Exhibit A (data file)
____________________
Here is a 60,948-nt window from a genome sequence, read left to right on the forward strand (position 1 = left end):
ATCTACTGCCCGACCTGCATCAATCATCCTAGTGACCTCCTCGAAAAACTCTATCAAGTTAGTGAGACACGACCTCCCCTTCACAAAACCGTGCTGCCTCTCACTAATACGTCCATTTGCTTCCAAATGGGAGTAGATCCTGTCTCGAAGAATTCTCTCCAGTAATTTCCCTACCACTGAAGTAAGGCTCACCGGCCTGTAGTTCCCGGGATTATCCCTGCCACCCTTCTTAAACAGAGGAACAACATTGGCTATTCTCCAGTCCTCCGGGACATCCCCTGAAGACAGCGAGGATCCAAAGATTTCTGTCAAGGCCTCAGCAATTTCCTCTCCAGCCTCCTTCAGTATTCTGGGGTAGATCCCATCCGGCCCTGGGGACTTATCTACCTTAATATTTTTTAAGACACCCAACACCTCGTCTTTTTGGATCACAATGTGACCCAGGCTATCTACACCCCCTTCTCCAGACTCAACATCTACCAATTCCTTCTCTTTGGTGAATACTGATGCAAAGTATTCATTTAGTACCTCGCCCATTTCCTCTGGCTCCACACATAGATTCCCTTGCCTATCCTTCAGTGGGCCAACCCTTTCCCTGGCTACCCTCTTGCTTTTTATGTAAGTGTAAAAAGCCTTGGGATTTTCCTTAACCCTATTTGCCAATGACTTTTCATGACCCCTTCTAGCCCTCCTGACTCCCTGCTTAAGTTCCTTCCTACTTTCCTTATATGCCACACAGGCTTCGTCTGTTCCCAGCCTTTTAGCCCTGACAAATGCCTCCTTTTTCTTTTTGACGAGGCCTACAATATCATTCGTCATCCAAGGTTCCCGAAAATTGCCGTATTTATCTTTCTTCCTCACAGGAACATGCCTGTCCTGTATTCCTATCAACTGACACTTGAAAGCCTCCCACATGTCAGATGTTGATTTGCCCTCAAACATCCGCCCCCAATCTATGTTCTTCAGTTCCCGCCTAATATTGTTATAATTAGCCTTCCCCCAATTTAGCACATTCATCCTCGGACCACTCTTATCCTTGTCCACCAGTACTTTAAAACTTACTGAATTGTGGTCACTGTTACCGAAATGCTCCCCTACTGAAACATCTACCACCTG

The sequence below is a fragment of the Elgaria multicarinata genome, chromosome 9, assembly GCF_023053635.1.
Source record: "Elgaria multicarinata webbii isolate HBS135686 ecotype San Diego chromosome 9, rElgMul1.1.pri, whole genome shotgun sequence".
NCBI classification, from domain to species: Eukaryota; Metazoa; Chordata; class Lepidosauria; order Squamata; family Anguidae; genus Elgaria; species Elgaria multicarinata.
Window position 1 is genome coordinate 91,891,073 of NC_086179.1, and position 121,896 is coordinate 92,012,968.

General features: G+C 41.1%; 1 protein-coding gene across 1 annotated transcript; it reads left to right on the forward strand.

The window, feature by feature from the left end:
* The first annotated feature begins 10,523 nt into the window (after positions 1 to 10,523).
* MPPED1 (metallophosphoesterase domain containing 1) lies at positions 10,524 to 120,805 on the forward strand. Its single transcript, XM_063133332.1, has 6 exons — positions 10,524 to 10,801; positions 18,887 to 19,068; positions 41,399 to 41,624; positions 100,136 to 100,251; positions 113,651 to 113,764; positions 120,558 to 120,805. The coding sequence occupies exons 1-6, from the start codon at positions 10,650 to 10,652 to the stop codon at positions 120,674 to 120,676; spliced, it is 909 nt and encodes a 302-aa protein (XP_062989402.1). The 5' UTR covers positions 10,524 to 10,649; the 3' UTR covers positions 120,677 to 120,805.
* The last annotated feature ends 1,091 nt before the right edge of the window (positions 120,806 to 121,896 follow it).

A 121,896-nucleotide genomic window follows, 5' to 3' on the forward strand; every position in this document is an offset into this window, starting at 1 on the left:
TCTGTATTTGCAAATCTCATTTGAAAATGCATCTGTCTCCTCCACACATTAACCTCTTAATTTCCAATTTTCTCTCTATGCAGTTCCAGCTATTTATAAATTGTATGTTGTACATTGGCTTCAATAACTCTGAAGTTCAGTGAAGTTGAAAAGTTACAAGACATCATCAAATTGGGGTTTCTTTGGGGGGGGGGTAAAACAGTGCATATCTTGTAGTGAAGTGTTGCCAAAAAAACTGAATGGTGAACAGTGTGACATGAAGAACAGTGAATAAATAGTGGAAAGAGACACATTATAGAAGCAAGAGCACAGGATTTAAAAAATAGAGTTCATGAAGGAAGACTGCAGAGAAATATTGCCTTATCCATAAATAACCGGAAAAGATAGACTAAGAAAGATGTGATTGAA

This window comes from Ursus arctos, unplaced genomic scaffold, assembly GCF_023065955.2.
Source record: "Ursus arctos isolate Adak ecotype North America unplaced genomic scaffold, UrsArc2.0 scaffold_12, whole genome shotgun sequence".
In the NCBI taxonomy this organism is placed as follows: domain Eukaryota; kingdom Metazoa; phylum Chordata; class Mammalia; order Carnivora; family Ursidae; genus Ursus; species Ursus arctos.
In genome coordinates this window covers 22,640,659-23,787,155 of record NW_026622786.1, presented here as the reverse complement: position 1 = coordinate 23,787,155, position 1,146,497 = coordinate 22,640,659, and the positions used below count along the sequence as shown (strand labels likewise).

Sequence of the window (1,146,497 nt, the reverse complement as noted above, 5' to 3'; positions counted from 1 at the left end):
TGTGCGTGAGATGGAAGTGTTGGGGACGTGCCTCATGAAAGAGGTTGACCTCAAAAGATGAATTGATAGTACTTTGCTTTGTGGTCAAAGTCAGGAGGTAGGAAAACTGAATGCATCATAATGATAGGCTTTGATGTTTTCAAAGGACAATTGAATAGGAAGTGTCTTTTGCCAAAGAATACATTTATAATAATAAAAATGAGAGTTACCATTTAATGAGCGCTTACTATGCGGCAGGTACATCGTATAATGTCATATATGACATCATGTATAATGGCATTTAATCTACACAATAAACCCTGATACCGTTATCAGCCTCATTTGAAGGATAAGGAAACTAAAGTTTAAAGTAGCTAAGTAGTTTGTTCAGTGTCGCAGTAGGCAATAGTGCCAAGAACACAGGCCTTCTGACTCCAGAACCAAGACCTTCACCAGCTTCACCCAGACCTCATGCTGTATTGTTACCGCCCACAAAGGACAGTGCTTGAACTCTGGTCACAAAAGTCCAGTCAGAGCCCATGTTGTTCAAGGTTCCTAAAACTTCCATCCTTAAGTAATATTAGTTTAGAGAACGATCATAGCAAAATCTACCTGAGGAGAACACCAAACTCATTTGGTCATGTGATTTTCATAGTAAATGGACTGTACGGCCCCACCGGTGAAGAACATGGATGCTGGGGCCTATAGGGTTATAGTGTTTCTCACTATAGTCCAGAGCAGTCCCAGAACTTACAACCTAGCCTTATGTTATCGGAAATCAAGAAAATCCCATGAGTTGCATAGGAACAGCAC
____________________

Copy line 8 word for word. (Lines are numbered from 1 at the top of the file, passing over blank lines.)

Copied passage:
The window, feature by feature from the left end: